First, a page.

Maple Creek capitalizing on its cultural roots
A couple of years ago a group of community-minded people gathered in maple Creek for a community planning meeting. Twenty-one citizens representing 13 groups in maple Creek drafted a vision at that meeting, "to be leaders in building partnerships for a sustainable community in maple Creek and area".
Advance the clock two years and you have a community excited about working on community engagement and a municipal cultural plan. The community received support from SaskCulture’s municipal Cultural engagement and Planning Grant and in addition, the South West Saskatchewan Old Timer's Association in maple Creek was successful in its bid to be one of four Saskatchewan communities to undertake a main Street Heritage Demonstration Project, funded through the ministry of Tourism, Parks, Culture and Sport.
According to Adrienne Gradauer, Tourism manager, “The initial community planning meeting two years ago attracted people from the business community, town council, service clubs, education, health region, rural municipality, churches, museum, sport groups, District for Sport, Culture and Recreation, as well as peoplefrom the Newcomers’ Welcoming Committee.” One of the goals was to develop and support more cultural activities, which related directly to the community’s pride in its heritage and culture.”
Participants of this, and other community meetings, commented on their experience as an opportunity to work together. “To have dialogue, to have comments and ideas shared by all, to bring forward great ideas and to hold participatory meetings were important parts of this experience,” Gradauer adds. Also in 2009, maple Creek Town Council designated a downtown Heritage District and the community developed the motto "Where Past is Present".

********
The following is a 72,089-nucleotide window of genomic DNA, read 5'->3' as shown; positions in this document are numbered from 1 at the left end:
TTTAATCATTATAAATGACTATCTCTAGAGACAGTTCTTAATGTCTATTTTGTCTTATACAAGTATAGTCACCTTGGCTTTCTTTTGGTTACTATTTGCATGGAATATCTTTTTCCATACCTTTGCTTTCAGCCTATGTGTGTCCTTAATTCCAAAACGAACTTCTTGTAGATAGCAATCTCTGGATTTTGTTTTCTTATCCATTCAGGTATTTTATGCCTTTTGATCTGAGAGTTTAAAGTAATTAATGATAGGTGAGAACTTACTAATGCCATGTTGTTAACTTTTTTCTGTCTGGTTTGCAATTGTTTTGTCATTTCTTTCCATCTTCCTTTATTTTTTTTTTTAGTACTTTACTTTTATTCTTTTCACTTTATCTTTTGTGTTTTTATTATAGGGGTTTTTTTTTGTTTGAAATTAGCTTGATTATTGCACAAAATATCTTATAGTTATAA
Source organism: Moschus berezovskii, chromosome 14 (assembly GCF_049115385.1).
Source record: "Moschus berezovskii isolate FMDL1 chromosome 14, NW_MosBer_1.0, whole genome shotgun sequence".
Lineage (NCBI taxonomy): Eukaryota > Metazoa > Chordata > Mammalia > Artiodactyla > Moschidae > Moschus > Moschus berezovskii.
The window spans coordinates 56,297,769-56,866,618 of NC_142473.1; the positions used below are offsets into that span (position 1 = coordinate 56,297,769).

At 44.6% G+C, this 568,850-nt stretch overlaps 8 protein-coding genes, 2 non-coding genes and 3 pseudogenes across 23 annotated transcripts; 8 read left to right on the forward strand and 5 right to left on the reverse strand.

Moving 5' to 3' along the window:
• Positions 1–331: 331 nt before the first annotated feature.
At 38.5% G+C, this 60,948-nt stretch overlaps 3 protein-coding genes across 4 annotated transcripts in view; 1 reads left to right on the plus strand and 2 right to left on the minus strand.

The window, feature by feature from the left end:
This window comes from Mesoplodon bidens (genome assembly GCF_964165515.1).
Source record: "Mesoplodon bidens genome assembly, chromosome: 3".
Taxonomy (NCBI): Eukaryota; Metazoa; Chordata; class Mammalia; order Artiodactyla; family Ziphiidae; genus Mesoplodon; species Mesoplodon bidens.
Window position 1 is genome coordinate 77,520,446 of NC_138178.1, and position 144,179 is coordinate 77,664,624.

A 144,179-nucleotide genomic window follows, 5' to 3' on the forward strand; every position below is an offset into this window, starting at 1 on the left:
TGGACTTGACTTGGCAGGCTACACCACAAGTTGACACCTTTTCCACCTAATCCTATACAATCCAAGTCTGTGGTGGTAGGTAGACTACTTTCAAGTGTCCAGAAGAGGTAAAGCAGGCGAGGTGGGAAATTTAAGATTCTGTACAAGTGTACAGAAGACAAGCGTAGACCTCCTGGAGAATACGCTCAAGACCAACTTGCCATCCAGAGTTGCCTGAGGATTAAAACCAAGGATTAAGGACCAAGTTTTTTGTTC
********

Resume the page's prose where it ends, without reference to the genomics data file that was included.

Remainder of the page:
Today, under the staff leadership of main Street Coordinator, Royce Pettyjohn, and Gradauer, the Cultural Planning and main Street Projects are moving through a process of community engagement and planning to further develop maple Creek's culture, heritage and community identity. One of the other intended results is to create an innovative and vibrant community that uses the knowledge and talents of maple Creek residents to become inclusive and responsive. The main Street Project is essentially a community revitalization initiative centered on heritage conservation. The objectives of the program are to preserve and restore the distinct face of the community with a focus on maple Creek’s historic downtown.
“The historic, 1911 Grand Theatre, with its original colourful tin ceiling tiles, is also on the radar in this plan,” explains Pettyjohn, “and there is community interest to restore The Grand as a gathering place of arts, culture and heritage.” The main Street Project will elevate the economic and tourism potential while enhancing community pride and the quality of life for maple Creek residents.
The two staff people are supported by a number of community leaders, including mayor Barry Rudd, Council member and business leader Tina Creswell, as well as Rachel Casponi, Chair of the Arts, Heritage and Cultural Coalition. These individuals will make up a municipal cultural planning steering committee who will bring together other representatives from all groups and activities to develop and promote cultural activities for the enhancement of the towns' cultural and economic life.
Maple Creek is a community that organizes and supports an incredible number of community events including a Heritage Festival, a Heritage Walking Tour, a multicultural mosaic, a Family Day Winter Festival, Communities in Bloom, The Cowboy Poetry Gathering, a Taste of maple Creek, The Farmer's market, a Cowtown Christmas, the Battle of the Big Puck, a music Festival, museum activities, Canada Day celebrations and most recently the establishment of etoile International Culinary School.